While the buses aren’t running yet, most of the major changes to Park Blvd are complete. There are two new signals, one at Howard Ave and another at Lincoln Ave. At Howard Ave, left turns onto Park Blvd are now allowed.
At Polk Ave, things are a bit different. Polk Ave is now blocked at Park Blvd, with only a pedestrian signal in place. To get past Park Blvd, use Howard or Lincoln. Left turns from SB Park Blvd are also now allowed onto University Ave.
Sharrows have also been added to Park Blvd as a part of this project. They run from near Cypress St to El Cajon Blvd. These changes have made bicycling and walking around the area much easier. While it was at the loss of the historic aspects of the roadway, it is an overall positive change. Please be aware of these changes and adjust your trips accordingly.
The intersection of Howard Avenue and Alabama Street is a fairly normal intersection. Until today, it was a two-way stop where Alabama St stopped for Howard Ave. This configuration hasn’t been all that successful. Since 2005, there have been four collisions, two of them with injuries. Visibility isn’t great and speeding is common. During peak times, particularly afternoons, traffic can back up on Alabama St due to Howard Ave being busier. To make matters worse, changes resulting from the busway on Park Blvd have added to the traffic on Howard Ave.
A few years ago, I petitioned the City of San Diego to install a stop sign at this intersection. I did so following the first collision and after having a few near collisions of my own. The City initially denied the stop, citing a lack of collisions. They did, however, add two red zones at the intersection on Howard Ave to help increase visibility. It helped for a while. People driving on Howard Ave would still honk at those pulling out from Alabama St that had a hard time seeing traffic coming. Two more collisions occurred before I decided to petition the City again a few months ago. Not long after I did this, yet another collision happened.
After I had sent the City the request, I had a phone conversation with the traffic engineer handling the request. I explained the situation, mentioned the collisions, and the pending traffic pattern changes caused by the construction on Park Blvd. They told me they would inspect the intersection and get back to me. In late June, they called me back. This time, the call was to tell me they had approved the stop sign. It seems that with the four collisions, it now qualified for the upgrade. The next day, I saw the traffic engineer marking locations for the limit lines and signs. I spoke with them, thanking them for the approval. In the process, I was also able to convince them to remove the two red zones since they would no longer be necessary. They did agree to remove them and marked the pavement accordingly.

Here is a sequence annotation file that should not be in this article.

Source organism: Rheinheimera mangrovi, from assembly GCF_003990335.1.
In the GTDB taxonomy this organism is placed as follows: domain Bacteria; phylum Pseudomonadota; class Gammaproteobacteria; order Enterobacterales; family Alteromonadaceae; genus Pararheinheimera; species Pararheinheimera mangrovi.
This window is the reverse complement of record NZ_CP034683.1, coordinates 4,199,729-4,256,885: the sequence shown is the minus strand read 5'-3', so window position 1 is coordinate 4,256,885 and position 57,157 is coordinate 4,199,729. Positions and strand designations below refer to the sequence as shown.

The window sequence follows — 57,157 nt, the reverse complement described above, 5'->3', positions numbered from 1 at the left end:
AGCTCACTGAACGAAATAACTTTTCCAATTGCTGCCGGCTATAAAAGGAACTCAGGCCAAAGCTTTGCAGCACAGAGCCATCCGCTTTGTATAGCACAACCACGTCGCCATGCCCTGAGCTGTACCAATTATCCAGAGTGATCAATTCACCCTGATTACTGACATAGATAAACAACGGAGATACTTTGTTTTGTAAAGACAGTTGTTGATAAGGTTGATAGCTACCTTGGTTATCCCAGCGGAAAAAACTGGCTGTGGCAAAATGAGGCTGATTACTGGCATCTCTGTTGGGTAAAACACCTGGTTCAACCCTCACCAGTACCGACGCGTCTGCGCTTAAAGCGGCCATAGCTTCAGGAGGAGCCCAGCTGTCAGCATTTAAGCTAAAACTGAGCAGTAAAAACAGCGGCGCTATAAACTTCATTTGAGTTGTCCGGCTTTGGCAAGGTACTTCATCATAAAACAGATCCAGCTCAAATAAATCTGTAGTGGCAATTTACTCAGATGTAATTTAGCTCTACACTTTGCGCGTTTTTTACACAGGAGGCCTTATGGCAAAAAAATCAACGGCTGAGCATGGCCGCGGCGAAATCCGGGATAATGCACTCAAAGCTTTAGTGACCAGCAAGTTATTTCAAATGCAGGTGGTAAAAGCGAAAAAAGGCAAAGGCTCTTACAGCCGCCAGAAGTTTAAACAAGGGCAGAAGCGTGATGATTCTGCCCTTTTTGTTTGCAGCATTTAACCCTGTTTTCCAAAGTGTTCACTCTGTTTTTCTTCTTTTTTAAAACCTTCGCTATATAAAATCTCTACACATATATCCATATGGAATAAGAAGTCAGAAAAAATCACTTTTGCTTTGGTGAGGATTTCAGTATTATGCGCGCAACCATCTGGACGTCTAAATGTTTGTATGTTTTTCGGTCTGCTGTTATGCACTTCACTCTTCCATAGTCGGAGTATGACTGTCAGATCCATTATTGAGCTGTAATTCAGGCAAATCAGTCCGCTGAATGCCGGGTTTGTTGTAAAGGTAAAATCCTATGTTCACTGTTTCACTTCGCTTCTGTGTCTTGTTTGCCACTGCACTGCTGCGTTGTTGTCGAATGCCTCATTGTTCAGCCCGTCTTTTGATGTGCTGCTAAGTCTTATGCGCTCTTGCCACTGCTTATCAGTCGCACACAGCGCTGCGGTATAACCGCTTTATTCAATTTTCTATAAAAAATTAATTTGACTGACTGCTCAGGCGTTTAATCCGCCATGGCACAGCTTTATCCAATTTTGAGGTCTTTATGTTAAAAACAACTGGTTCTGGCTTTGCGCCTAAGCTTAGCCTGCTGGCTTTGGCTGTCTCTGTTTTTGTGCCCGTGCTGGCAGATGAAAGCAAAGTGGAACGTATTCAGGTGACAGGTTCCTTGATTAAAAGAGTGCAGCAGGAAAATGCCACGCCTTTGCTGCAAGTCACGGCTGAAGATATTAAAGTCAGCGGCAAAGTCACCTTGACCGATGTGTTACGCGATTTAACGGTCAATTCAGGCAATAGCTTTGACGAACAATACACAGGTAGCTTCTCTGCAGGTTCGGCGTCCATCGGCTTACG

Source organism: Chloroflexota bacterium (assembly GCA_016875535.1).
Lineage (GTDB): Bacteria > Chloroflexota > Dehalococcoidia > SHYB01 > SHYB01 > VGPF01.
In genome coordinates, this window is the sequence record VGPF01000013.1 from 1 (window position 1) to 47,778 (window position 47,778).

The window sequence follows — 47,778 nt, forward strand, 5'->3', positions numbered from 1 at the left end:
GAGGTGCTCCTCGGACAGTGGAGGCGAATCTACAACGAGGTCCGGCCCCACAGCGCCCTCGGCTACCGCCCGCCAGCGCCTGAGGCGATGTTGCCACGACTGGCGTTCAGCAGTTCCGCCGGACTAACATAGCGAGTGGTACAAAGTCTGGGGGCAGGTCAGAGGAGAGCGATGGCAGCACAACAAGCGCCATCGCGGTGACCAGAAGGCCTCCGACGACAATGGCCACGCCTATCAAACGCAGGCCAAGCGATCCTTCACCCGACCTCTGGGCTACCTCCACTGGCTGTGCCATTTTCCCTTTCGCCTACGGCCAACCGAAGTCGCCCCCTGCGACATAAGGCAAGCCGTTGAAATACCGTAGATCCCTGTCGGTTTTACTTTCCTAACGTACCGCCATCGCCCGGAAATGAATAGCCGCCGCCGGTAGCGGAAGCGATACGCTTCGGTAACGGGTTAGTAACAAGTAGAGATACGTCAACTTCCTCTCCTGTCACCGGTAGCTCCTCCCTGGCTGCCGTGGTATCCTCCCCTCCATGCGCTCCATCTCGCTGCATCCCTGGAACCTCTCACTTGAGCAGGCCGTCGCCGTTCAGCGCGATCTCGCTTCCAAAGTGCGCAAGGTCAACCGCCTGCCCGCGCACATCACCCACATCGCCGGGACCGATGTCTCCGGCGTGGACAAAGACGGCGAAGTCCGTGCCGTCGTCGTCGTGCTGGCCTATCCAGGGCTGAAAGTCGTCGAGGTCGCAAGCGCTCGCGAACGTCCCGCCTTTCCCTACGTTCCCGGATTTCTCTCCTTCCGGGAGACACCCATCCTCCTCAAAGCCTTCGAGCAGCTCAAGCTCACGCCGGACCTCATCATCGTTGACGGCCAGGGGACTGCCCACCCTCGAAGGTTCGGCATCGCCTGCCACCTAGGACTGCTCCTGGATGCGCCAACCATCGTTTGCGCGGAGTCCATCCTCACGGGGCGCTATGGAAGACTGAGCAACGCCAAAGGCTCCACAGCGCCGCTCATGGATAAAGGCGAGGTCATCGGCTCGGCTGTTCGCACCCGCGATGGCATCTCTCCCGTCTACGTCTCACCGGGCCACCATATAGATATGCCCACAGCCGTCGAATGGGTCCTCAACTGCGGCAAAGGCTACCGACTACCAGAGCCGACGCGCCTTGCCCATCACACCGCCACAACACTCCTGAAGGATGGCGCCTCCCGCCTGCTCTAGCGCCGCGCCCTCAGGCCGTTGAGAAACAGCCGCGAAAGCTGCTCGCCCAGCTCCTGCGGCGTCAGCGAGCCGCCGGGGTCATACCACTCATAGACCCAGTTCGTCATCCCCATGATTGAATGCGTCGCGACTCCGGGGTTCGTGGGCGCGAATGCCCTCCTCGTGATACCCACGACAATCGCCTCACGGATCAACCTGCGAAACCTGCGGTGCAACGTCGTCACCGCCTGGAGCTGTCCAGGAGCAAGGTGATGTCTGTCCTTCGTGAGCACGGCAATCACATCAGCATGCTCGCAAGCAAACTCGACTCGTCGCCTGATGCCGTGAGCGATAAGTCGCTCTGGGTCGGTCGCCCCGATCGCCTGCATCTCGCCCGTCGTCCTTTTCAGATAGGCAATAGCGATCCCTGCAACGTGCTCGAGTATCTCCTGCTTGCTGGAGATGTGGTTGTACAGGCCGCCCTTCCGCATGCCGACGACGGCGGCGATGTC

Last Tuesday, July 15, a City crew came out to install signs informing the public that new stop signs would be added soon. Today, July 21, another crew came out to install the signs. I had the chance to speak with them and thank them for coming out. The crew that installed the signs was very friendly and worked quite efficiently. They added the signs, lines, and legends to the intersection as well as cleaned up one of the regulatory signs. It didn’t take long for people to start to stop at the intersection. Pedestrians can now cross the intersection easier, traffic on Alabama St can cross Howard Ave easier, two more parking spots have been added, and traffic is now slowed on Howard Ave.
It has always been my goal to help improve where I live. Those improvements can come in many ways. Getting potholes filled, signs replaced (or even added in this case), cleaning up trash, having graffiti removed, and even helping neighbors when possible are things that anyone can do. I strongly encourage everyone to help improve their neighborhood and make everyone’s lives better. Together, we can all make our cities a great place to live.
In the Hollywood Hills off of Coldwater Canyon Road, there is an unusual street. First turning off of Coldwater Canyon as Cherokee Lane in Los Angeles, it looks like a pretty standard road. However, reaching further up, the road passes the Beverly Hills City Limits. Well, only half of it does. So, now the left half is in Los Angeles and the right half is in Beverly Hills. The blocks are also now slightly different, with the LA side in the 9400 block and the Beverly Hills side in the 9300 block.
The road follows the city limits until it reaches Bowmont Drive. Bearing to the right at the intersection, things get very unusual. Instead of just different cities, now the same roadway has different names. The left side is now the 9300 block of Cherokee Ln in Los Angeles. The right side is now the 2000 block of Loma Vista Dr in Beverly Hills. This oddity continues until the entire roadway crosses into Beverly Hills a short ways up the canyon. Sometimes cities work together, sometimes they work apart. This is the most unusual mix I’ve ever seen.